• Buying individual stocks. This often isn’t the best way to get started. Picking stocks is more complicated and often riskier, as well. With only $1,000, it’s harder to get good bang for your buck while still diversifying your holdings.
  • Funds with high expenses. Mutual funds get a lot of buzz, but if you’re not careful, they can eat away at your earnings with high expenses.
  • Too good to be true” investments. The goal isn’t to turn your $1,000 into millions. Don’t chase pipe dreams of multiplying your money many times over with risky investments or borderline scams that make unrealistic promises.

Maybe most importantly, don’t wait!

The earlier that  you invest, the more time your money can spend growing. Getting started is more important than finding the perfect fund or stock.

What is your strategy for investing your first $1,000? 

How to Invest Your First $1000” was provided by Mint.com

Mint is a free personal finance tool that brings all your financial accounts together online or on your mobile device, automatically categorizes your transactions, and helps you set budgets so you can achieve your financial goals.

The Biggest Investment Mistake I Ever Made

When I finally started making enough money to invest beyond my 401K or emergency savings account, I was so excited to get started that I committed the cardinal sin of novice investors: I succumbed to transaction fees.

There I was, knowing darn well that transaction fees can seriously erode the value of your investment – but doing it, anyhow. Call it laziness, willful ignorance, or the hazy hope that somehow the rules of investing simply didn’t apply to me. Anyway you cut it, I was shooting myself in the foot every time I clicked the “trade” button and another $7 went out the window.

Investing Fees Hurt More Than You Think

If you think I’m over-reacting, bear with me for a second here as I demonstrate a simple example. Let’s say I invested $100 in stock of ABC company, paying $7 in transaction costs. That would mean the value of the stock would need to rise 7% just to cover the transaction fee. Ouch.

I was so eager to invest my money in the market, that after every paycheck I’d do it again, and end up paying too much just for the sake of buying stock or ETFs. After all, $7 here or there didn’t seem like that much money.

But my poor little investment account was suffering under the burden of transaction costs. And I wondered why I wasn’t seeing the numbers grow more significantly.

401Ks Suffer, Too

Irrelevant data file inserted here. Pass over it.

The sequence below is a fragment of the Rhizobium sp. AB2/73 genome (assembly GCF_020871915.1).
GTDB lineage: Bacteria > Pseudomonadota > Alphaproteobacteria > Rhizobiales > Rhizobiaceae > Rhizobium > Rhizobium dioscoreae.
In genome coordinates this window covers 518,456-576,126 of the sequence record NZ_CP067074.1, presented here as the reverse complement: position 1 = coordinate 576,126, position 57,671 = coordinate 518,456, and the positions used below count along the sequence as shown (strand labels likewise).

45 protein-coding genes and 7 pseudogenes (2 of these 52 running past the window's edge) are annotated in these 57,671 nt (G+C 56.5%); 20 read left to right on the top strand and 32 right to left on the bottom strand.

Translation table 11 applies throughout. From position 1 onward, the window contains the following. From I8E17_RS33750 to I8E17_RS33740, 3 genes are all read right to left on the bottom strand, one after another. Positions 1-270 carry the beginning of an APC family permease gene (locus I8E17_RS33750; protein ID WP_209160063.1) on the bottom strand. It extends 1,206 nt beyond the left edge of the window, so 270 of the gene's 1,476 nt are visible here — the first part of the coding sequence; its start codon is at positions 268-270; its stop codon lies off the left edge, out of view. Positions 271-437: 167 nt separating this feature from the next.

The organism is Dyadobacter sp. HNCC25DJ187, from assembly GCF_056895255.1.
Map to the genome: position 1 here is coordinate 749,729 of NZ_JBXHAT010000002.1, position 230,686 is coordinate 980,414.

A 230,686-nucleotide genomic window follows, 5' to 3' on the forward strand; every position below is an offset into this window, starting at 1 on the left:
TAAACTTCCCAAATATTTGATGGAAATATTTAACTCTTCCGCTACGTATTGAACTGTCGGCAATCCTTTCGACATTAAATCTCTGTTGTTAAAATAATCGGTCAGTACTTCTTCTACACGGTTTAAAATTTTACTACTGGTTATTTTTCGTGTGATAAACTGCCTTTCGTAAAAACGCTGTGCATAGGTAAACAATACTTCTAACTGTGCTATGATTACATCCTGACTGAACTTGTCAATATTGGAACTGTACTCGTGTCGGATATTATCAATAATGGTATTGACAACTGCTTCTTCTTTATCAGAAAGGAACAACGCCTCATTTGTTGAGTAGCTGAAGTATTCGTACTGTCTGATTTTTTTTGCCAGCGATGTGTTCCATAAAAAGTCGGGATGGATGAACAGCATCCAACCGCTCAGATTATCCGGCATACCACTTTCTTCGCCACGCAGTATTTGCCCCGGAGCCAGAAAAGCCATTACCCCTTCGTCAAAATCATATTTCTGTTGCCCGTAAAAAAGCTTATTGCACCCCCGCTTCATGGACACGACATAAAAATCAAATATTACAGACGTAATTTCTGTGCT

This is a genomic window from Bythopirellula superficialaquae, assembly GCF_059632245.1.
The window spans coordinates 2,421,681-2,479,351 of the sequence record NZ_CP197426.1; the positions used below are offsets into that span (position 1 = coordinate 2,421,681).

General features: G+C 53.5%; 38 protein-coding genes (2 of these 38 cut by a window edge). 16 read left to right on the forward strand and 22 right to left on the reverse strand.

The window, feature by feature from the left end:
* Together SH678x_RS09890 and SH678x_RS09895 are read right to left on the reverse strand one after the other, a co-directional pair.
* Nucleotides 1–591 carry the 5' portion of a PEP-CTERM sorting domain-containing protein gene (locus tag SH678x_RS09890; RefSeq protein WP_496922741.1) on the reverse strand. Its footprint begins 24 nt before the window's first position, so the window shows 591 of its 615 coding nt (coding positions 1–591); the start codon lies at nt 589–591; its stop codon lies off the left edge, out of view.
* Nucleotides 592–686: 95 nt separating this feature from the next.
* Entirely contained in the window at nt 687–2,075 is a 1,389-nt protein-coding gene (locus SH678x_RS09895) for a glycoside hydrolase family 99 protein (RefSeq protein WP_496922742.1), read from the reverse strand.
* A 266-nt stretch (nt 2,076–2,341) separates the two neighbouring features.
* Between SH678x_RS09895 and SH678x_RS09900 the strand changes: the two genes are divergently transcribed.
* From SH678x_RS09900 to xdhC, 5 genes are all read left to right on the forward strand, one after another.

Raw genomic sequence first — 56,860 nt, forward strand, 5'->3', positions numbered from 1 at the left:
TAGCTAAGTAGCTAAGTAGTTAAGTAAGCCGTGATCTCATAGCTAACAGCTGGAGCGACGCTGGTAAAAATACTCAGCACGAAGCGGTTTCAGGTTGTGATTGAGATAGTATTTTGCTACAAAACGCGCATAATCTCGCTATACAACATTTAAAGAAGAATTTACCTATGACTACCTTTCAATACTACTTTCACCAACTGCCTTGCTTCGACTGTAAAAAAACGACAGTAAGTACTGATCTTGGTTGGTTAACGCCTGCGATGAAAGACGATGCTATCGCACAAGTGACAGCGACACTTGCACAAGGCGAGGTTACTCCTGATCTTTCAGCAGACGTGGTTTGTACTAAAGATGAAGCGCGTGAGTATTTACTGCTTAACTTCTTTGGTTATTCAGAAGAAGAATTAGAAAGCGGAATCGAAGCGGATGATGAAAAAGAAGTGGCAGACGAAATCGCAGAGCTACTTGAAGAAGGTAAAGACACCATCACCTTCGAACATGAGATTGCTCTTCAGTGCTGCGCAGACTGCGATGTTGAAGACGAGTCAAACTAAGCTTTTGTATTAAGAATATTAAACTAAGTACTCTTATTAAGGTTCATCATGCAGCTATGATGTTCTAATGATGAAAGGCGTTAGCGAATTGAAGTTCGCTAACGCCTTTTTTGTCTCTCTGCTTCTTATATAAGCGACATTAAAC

This problem isn’t limited to online brokerages or individual investment accounts, either — 401Ks, mutual funds and many other investments carry fees, as well. MSN Money created a chart demonstrating how the simple “little” one or two percent fees many of us pay on 401Ks, for example, can seriously damage your future wealth.

For example, a worker investing $5k per year for 40 years into their 401K would have over $878,000 if their fees were 0.5%, but only $475,000 if they paid 3% fees.

The Solution

The first thought that came to mind when I realized how much my investments were struggling against transaction fees was to invest less often, so that I’d have fewer transactions, and save on fees.

But that’s not a good solution, because I knew that the time value of money was important — that the sooner I invested my money, the faster it’d grow. Plus, I wanted to invest regularly and “pay myself first”.

So, I started searching for online brokerages with lower costs, and what I found surprised me:

First, trading on many ETFs is free, depending upon the broker. Charles Schwab, TD Ameritrade, and Fidelity, amongst others offer free trades on several of their most popular ETFs. They’re a good alternative to index mutual funds (such as funds that track the entire stock market, or particular sectors therein).

Mutual fund trades can also be had for free, but usually only when it’s the online broker’s own fund. The benefit of this, however, is that it also makes automatic investing possible. For example, you can set up an automatic investing account with Vanguard to invest regularly in Vanguard mutual funds, thereby helping you remove a barrier to investing.

Read the Fine Print

While these are great ways to eliminate or significantly reduce the burden of transaction fees on your investments, they do come with a few caveats. You should be aware that in many cases, you’ll be limited to a certain number of transactions per month, making it difficult for you to actively trade or change your positions frequently.

You’ll also need to take note of other fees and expenses – such as any administrative costs or processing fees. Fees are fees and they can all eat into your investments.

Finally, you should be aware that not every ETF or mutual fund may be available commission-free — and that this may be used to entice you to purchase funds that do carry fees. It’s possible to construct a well-diversified portfolio on commission-free funds, alone, but it’ll take a little research(more on this later).

Still, I’ve saved hundreds of dollars in fees and taken some of the weight off my investment account. It’s now climbing the financial returns hill a little more quickly.

Have you had success with no-commission funds and trades? Share your experience below!